Mark Mathabane in his autobiography Kaffir Boy gives a clear picture of what life under apartheid is truly like for those who are on the lowest level of humanity. In his words, he was a “fourth class citizen.” The struggle of what faced human beings because of other human’s desire for control and power is so vividly described in this book. The ability to write and tap into the human emotions that are so violent on the spectrum when there is abuse and mistreatment from the front row seat is griping and moving. The book from beginning to end was intense and caused me to have such empathy and to feel despair with the author. How could one human being treat another human being with such disrespect and disdain?
One of the powerful thoughts that was raised in this book is the incredible power of stereotypes. Escaping what others place or project upon you is a struggle within South Africa for sure but I believe it is a struggle universally. Is it possible to escape what others say you are or what they embrace you as? The moving script of this book is the intensity with which the author and his family faced the abuse and total human disregard from those who should have had a heart for them because they were simply brothers and countryman. The stereotypes on both sides of the issue is one of the things that really comes to light in his writing. The truth will set you free or it will make you act.
The other part of stereotypes that I observed was within the color of the cast of characters. The stereotype of who white people were, who black people were, who outsiders were and the most gripping even within their own family who they were and how they were treated. I think one of my favorite parts of the book is when the author for the first time at eleven years old encounters being in the “white” world. What he had been told and what he saw in his mind that was “projected” from others of who “white” people were not what he encountered. So often our human nature is to think what we think is universal and that everyone is the same because of their race, religion or ethnicity. It was quite interesting that the author found life within the margins of where black, white and other nationalities met. His bravery and his ability to be stealth enough to discover through sports an avenue for some equality.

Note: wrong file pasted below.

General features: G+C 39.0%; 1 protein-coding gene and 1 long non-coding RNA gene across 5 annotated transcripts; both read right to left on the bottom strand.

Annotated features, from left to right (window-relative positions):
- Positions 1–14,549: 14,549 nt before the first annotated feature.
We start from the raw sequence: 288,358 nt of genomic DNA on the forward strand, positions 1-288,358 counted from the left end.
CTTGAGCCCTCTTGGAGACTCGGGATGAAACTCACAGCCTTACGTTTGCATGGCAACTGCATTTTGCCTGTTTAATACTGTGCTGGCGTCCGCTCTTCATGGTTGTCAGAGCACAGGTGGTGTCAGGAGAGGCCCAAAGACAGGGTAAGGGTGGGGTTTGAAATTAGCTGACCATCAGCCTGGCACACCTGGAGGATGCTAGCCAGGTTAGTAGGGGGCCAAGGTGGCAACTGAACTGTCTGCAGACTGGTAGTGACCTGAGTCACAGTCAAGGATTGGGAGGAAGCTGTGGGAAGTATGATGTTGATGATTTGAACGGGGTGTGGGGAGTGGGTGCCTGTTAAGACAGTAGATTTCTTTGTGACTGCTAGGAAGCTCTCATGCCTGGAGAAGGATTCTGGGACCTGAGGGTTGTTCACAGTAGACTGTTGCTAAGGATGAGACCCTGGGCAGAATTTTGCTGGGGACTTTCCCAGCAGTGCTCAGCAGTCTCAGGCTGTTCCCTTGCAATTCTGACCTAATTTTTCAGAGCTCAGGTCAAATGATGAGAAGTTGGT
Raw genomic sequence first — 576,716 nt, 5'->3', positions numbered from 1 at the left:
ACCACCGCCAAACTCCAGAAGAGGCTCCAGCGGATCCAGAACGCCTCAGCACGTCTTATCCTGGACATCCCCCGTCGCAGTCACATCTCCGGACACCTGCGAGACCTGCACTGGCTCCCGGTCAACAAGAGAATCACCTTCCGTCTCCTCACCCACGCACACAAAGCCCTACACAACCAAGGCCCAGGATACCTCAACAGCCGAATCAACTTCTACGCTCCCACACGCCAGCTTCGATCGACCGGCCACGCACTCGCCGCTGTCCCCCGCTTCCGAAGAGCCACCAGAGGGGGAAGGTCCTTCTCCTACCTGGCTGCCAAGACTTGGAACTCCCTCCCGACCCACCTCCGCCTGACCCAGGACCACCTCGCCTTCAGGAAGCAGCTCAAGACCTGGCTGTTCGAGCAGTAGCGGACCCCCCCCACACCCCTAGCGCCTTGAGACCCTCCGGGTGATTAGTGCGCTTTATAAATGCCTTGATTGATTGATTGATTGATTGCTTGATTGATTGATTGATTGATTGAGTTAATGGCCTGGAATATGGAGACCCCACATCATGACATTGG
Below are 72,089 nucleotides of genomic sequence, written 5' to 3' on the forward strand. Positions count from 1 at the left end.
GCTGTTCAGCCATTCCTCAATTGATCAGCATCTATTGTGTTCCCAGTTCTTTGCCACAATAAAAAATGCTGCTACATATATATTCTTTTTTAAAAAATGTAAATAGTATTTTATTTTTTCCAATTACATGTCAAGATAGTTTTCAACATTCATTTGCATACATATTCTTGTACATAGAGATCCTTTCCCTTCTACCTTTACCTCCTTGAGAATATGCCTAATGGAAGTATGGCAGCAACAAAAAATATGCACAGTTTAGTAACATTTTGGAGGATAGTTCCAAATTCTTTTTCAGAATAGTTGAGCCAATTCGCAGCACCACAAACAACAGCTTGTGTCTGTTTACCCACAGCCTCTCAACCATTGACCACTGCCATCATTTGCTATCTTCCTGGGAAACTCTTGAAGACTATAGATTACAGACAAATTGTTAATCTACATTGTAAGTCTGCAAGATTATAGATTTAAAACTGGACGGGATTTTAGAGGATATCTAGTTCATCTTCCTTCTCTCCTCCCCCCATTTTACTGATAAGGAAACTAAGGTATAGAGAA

Discipline of education and sports
Not really surprising is the fact that sports and a drive to have an education, even though not easy, were the two things that helped take time and take dedication to take our author off the street and from becoming a thug. Life is filled with choices. Simple disciplines were in his writing from his view on sexuality and his view on the hardship that he had to endure. The practice time spent on tennis to become someone and his devotion to reading to really be someone is impressive. It reinforced for me the importance of education.
This was a very eye-opening book. The mistreatment of people is never easy to see or learn about but when it is a legalized oppression it makes it really hard to stomach. One of the other things that really stands out to me is the ability to not really know that is going on just a mile away from where you live. Putting your head in the sand or choosing to look the other way is not a n acceptable excuse for the mistreatment of people. Believing what your told instead of knowing the truth is the great revelation of this book.
I am looking forward to once again discovering a culture that I know very little about. I do remember when I was in fourth grade my parents hosting a student from Zimbabwe. His name was Tambari Esoi and he was one of the great influences in my life. He helped me to just see people as people. His color was different than mine and his food traditions was entertaining (he had never had a hamburger before) He could do a standing back flip and I learned so much from him as he lived in our home. It changed my view as I lived in a very segregated Oklahoma town. Get to know someone before you hate them or put them down.
My best friend is Reggie Dabbs and he is one of the premier youth communicators in the USA. He is black and I am white. I have been in all kinds of situations with him nationally and internationally. In just the past days I have seen him have to deal with the harsh reality that even still in America there is conflict simply because of race. How people interact with each other based on the color of their skin instead of the content of their character is something that still disturbs me and makes me sad. This book did give me hope that as long as I live I will continue to do what I can to change that trend in my community and within my church culture. The individuals who went past the line and did all they could in their power made a world of difference for Mark. I can do the same where I am.